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falsehood. I have also heard of a mother who, with a woman's tact, so exhibited the general features of astronomical science that although her statements were technically erroneous, they still made upon her children a better impression, and one more nearly right than would have been made by a more accurate style. For the same reason many a punctilious divine, preaching the exact truth in its scientific method, has actually imparted to the understanding of his hearers. either no idea at all or a wrong one; while many a pulpit orator, using words which tire the patience of a scholastic theologian, and which in their literal import are false, has yet lodged in the hearts of his people the main substance of truth. John Foster says, that whenever a man prays aright he forgets the philosophy of prayer; and in more guarded phrase we may say, that when men are deeply affected by any theme, they are apt to disturb some of its logical proportions, and when preachers aim to rouse the sympathies of a populace, they often give a brighter coloring or a bolder prominence to some lineaments of a doctrine than can be given to them in a well compacted science.

There are two forms of theology, of which the two passages in my text are selected as individual specimens, the one declaring that God never repents, the other that he does repent. For want of a better name these two forms may be termed, the theology of the intellect, and the theology of feeling. Sometimes, indeed, both the mind and the heart are suited by the same modes of thought, but often they require dissimilar methods, and the object of the present discourse is, to state some of the differences between the theology of the intellect and that of feeling, and also some of the influences which they exert upon each other.

What, then, are some of the differences between these two kinds of representation?

The theology of the intellect conforms to the laws, subserves the wants and secures the approval of our intuitive and deductive powers. It includes the decisions of the judgment, of the perceptive part of conscience and taste, indeed of all the faculties which are essential to the reasoning process. It is the theology of speculation, and therefore comprehends the truth just as it is, unmodified by excitements of feeling. It is received as accurate not in its spirit only, but in its letter also. Of course it demands evidence, either internal or extraneous, for all its propositions. These propositions, whether or not they be inferences from antecedent, are well fitted to be premises for subsequent trains of proof. This intellectual theology, therefore, prefers general to individual statements, the abstract to the concrete, the lit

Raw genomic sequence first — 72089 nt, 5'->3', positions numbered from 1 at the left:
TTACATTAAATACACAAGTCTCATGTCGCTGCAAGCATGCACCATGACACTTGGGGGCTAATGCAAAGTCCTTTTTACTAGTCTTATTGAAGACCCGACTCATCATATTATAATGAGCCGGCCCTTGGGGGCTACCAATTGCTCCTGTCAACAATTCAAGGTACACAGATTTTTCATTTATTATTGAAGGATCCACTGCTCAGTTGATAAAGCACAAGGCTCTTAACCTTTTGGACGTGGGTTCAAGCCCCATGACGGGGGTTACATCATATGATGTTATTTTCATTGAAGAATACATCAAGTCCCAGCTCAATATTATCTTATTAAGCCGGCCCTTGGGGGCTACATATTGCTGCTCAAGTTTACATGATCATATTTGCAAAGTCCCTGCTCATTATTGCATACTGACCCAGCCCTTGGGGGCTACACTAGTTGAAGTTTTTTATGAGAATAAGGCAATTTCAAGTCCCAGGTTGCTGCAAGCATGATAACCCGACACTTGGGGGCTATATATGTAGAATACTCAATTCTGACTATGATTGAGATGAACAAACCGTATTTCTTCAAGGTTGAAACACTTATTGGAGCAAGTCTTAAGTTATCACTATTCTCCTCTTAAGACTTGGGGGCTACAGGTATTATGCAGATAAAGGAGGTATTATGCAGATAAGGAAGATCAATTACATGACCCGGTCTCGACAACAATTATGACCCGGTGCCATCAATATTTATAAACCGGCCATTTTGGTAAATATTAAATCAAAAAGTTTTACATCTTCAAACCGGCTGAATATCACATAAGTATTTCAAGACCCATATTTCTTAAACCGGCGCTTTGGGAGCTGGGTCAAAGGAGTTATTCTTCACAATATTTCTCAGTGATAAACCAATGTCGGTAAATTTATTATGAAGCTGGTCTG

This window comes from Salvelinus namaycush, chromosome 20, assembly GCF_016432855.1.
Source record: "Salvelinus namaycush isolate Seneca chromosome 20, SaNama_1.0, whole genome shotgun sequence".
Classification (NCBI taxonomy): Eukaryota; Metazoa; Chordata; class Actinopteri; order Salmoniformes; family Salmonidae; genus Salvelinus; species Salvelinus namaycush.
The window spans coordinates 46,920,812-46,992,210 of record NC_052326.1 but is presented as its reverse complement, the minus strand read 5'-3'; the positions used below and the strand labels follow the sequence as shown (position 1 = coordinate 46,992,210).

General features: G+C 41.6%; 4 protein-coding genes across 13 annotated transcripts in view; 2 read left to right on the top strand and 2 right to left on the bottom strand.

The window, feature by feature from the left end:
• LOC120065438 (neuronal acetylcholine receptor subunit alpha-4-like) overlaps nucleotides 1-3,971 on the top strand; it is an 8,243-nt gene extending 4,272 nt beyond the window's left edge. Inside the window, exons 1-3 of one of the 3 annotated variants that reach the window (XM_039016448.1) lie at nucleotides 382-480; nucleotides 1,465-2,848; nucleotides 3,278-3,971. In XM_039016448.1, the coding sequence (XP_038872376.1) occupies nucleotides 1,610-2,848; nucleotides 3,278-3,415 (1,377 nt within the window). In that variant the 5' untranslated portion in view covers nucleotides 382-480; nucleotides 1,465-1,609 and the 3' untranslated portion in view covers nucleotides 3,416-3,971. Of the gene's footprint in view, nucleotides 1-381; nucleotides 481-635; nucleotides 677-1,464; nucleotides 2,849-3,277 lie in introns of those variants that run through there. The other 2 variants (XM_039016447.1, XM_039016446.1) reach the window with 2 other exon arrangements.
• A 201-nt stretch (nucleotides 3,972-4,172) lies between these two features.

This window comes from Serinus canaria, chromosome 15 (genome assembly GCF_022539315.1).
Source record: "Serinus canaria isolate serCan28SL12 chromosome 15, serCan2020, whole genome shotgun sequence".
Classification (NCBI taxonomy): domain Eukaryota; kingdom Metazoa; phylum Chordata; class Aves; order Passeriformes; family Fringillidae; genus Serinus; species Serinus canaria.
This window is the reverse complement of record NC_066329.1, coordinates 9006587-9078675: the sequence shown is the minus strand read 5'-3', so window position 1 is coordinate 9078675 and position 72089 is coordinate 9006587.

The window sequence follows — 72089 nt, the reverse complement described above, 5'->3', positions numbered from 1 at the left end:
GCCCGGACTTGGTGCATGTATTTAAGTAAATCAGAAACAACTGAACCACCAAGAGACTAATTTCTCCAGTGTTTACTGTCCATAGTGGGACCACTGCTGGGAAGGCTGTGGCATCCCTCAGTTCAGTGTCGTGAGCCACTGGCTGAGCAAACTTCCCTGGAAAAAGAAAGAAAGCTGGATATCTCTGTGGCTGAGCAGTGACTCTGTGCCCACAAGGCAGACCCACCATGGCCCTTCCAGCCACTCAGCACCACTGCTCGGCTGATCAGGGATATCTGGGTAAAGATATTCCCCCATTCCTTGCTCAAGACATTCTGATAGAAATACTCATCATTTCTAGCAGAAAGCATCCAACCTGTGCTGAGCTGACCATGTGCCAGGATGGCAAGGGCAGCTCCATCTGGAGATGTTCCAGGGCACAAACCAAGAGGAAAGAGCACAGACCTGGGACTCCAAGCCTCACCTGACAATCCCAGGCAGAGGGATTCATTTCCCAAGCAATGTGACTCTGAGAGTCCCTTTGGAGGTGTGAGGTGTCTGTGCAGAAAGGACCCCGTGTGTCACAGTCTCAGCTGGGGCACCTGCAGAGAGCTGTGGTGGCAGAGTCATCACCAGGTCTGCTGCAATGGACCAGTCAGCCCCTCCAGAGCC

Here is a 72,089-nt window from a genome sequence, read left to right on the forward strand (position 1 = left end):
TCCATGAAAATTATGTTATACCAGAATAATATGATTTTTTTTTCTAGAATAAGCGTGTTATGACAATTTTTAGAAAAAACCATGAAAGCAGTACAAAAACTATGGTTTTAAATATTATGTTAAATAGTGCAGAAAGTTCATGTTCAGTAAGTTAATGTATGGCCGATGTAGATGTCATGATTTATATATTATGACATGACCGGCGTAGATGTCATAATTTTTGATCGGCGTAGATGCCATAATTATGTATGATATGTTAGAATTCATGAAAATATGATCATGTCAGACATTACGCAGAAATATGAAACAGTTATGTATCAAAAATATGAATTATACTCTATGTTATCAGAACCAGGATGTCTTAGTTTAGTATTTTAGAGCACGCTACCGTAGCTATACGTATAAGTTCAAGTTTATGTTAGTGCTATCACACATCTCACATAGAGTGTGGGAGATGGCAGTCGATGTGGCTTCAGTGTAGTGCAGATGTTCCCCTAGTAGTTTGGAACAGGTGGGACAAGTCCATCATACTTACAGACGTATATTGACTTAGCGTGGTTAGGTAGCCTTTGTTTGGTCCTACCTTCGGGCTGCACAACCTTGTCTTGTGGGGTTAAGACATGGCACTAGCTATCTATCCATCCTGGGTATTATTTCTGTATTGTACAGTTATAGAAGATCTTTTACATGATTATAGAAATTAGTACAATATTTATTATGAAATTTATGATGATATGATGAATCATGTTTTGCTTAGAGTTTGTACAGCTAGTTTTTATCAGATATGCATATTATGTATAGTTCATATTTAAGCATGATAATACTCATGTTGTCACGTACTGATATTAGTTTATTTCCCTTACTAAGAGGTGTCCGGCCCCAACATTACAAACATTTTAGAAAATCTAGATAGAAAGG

Theology of the Intellect.


eral to the figurative. In the creed of a Trinitarian it affirms, that he who united in his person a human body, a human soul and a divine spirit, expired on the cross, but it does not originate the phrase that his soul expired, nor that "God the mighty Maker died." Its aim is not to be impressive, but intelligible and defensible. Hence it insists on the nice proportions of doctrine, and on preciseness both of thought and style. Its words are so exactly defined, its adjustments are so accurate, that no caviller can detect an ambiguous, mystical or incoherent sentence. It is, therefore, in entire harmony with itself, abhorring a contradiction as nature abhors a vacuum. Left to its own guidance, for example, it would never suggest the unqualified remark that Christ has fully paid the debt of sinners, for it declares that this debt may justly be claimed from them; nor that he has suffered the whole punishment which they deserve, for it teaches that this punishment may still be righteously inflicted on themselves; nor that he has entirely satisfied the law, for it insists that the demands of the law are yet in force. If it should allow those as logical premises, it would also allow the salvation of all men as a logical inference, but it rejects this inference and accordingly, being self consistent, must reject those when viewed as literal premises. It is adapted to the soul in her inquisitive moods, but fails to satisfy her craving for excitement. In order to express the definite idea that we are exposed to evil in consequence of Adam's sin, it does not employ the passionate phrase, we are guilty of his sin." It searches for the proprieties of representation, for seemliness and decorum. It gives origin to no statements which require apology or essential modification; no metaphor, for example, so bold and so liable to disfigure our idea of the divine equity, as that Heaven imputes the crime of one man to millions of his descendants, and then imputes their myriad sins to him who was harmless and undefiled. As it avoids the dashes of an imaginative style, as it qualifies and subdues the remark which the passions would make still more intense, it seems dry, tame to the mass of men. It awakens but little interest in favor of its old arrangements; its new distinctions are easily introduced, to be as speedily forgotten. As we might infer, it is suited not for eloquent appeals, but for calm controversial treatises and bodies of divinity; not so well for the hymn-book as for the catechism; not so well for the liturgy as for the creed.